Carlos Armstrong: Islamic Contributions to the European Renaissance

The European Renaissance was a specific period of time in which cultural exchange between the Western and Middle Eastern worlds was at one of its highest points. Sicily and Spain served as the main points of cultural transmission as Norman-Arab-Byzantine exchange grew and developed. Eventually, translations of Arabic writings became available in the various languages spoken by the Europeans, allowing decades of discovery by the Muslims to be understood. From this, numerous centers of Muslim higher learning emerged, providing the Europeans with opportunities to study Muslim discoveries in philosophy, medicine, mathematics, art, and science.

Many classical Greek texts, such as those by Aristotle, had been translated in the Muslim world for centuries by the advent of the European renaissance. These texts were stored and developed by the Muslims until cultural exchanged occurred again, this time the developed texts translated into Latin by European scholars. From this cultural exchange rose the philosophical movements of Avicennism and Averroism; both were revivals of the Peripatetic school of philosophy that built off of Aristotle’s commentary to increase the understanding of logic and the existence-essence distinction, respectively. Averroes’s development of the concept of “existence precedes essence”, which states that the mere act of existence determines our value and worth, lead to an increased understanding of psychology and theory of mind. From this, two main aspects of Renaissance humanism developed as part of Muslim-founded theory: the art of diction and the humanist attitude to classical language.

Part of the critical works translated during the European Renaissance was Avicenna’s The Canon of Medicine, which stood as the standard for all medical practices through the early modern period of European history. In this text sat some of the earliest recorded notes and study of the nature of contagions and infectious disease, with notes on how to effectively treat various diseases and develop new medicines. Avicenna also wrote The Book of Healing and The Comprehensive Book of Medicine, which both became a large influencial authority on various theories and practices of medicine. Additionally, Abu al-Qasim al-Zahrawl wrote the Kitab al-Tasrif, which became the medical encyclopedia famed for it intensive detailing of surgical practices and surgical instruments Abu al-Qasim al-Zahrawl had developed him. These books would be translated into Latin and used in European medical school well into the 1770s.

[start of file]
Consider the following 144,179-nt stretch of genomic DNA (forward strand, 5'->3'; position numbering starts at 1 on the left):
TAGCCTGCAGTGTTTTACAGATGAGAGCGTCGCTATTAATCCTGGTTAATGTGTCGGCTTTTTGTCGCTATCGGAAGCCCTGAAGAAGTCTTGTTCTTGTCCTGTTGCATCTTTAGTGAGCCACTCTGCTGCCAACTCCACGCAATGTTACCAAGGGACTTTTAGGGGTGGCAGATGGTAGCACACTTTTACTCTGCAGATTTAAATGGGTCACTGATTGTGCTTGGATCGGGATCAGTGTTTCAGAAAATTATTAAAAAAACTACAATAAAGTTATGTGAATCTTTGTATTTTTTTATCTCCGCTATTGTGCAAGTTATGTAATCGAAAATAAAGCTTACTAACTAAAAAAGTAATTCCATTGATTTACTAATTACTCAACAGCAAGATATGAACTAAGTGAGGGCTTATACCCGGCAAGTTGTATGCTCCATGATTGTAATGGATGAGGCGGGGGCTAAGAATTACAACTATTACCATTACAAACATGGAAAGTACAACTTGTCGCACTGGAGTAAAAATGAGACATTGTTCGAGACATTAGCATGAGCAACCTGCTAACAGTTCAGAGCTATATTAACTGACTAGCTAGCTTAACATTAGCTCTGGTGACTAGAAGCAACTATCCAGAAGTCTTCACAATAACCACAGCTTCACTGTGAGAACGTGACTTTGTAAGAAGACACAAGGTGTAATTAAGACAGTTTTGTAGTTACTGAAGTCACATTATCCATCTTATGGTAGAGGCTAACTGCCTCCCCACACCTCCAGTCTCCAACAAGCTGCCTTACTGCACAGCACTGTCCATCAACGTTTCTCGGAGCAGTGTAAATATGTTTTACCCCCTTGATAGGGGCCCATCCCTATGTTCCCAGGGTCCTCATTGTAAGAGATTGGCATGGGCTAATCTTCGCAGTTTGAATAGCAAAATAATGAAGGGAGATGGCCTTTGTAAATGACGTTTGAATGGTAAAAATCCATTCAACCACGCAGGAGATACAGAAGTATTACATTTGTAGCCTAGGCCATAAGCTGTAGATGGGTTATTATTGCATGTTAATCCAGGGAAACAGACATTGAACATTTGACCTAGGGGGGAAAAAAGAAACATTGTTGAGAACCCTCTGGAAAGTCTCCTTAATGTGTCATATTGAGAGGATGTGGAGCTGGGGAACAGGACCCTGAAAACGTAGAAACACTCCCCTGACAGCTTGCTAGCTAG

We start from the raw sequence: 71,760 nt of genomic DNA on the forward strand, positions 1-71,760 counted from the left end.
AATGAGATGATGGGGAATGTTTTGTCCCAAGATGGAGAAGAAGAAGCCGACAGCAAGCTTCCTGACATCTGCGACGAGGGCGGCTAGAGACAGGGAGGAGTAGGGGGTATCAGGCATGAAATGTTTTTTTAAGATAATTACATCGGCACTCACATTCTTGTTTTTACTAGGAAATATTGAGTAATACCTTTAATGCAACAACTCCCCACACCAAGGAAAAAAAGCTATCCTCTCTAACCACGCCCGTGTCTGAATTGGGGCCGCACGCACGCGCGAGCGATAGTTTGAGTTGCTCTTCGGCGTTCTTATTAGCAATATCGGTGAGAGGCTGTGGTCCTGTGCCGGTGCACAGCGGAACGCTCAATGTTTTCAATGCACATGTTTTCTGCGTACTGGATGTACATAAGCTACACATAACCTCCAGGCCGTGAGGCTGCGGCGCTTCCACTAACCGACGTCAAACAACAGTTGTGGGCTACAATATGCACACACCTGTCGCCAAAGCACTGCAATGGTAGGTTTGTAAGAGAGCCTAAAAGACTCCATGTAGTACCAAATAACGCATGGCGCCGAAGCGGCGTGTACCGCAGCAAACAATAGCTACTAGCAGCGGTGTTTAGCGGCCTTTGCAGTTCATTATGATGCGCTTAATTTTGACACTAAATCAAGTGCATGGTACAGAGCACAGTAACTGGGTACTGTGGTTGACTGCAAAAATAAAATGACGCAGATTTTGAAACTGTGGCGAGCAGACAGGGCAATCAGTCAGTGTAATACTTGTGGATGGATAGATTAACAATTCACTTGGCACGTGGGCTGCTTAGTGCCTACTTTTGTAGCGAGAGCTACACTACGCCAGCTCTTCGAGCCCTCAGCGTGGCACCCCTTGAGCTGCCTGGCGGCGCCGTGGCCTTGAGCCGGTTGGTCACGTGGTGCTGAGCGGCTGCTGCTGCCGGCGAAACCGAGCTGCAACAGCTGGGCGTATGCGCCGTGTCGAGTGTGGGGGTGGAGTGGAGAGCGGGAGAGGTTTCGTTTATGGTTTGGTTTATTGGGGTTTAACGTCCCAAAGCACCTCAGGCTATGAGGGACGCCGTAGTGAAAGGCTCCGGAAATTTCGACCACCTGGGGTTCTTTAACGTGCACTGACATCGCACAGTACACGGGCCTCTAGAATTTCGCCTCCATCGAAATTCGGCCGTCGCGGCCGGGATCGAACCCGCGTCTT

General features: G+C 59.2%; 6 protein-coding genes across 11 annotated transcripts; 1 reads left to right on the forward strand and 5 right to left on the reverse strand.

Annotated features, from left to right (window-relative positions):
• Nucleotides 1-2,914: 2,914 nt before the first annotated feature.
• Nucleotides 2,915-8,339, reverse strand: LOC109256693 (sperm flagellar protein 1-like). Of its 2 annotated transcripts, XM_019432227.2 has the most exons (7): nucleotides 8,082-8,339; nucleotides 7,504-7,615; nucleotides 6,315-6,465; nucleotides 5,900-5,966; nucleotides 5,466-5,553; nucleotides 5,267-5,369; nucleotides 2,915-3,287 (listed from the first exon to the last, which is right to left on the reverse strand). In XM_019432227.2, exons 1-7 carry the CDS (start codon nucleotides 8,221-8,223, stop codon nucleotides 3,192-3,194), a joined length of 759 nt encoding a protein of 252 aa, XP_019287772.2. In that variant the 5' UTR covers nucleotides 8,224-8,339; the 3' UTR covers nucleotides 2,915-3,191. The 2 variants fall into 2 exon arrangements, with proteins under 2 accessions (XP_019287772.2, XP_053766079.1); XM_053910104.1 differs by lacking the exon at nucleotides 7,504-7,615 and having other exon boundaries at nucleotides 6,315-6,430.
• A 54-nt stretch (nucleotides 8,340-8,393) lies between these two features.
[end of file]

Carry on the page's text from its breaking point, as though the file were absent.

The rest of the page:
The translations of the works of Al-Khwarizmi provided the European scholars with the first works of algebra in the entire continent. From introducing the word algorithm itself to the understanding of plan and spherical trigonometry, all these advances in mathematics are derived from Islamic scholars and authors from books such as the Hisab al-jabr w’al-muqabala and the Great Sindhind. These works were translated into Greek, and the lessons they taught eventually went on to be applied to a gained knowledge of Arabic numerals and the Hindu-Arabic numeral system. The application of these numerical systems lead to the Europeans gaining the ability to study the physics and cosmology, increasing the success of studying and applying cartographic mapping skills that then lead to greater European success in exploring the world.

Decorative Islamic art pieces were in high demand throughout the Europe in the Middle Ages largely due to their highly intricate designs and quality of material used. Islamic textiles were used for church vestments, shrouds, hangings and clothing for the more affluent Europeans. Because Islamic art was primarily ornamental in decoration or depicting small, nature-based scenes, Islamic objects did not offend or challenge the Christian religion’s morality or beliefs. In addition to these cultural contributions to the visual arts, European music was expanded by the influences of Arabic musical instruments, such as the rebec, naker, and shawm. These instruments are believed to have been brought by the original troubadours, who were Arabo-Hispanic performers who’s songs were full of intensity and eroticism. These artistic contributions to the European Renaissance added unique ornamentations to the visual and musical artistic realms.

Large advancements were made in the various scientific fields throughout the Islamic Golden Age, most notably in mathematics, astronomy, and chemistry. These findings were translated into Latin around 1127, and used by famous European scientists such as Newton and Descartes. The various discoveries improved European understanding of physics and how to apply astronomical information to better improve navigational and cartographical exploration. Additionally, advancements in chemistry lead to Western understanding of alchemy. Although belief in alchemy was considered controversial by the Christian church, it formed a preliminary understanding of atomic structure and introduced Arabic names for the new alchemical works, such as alkali.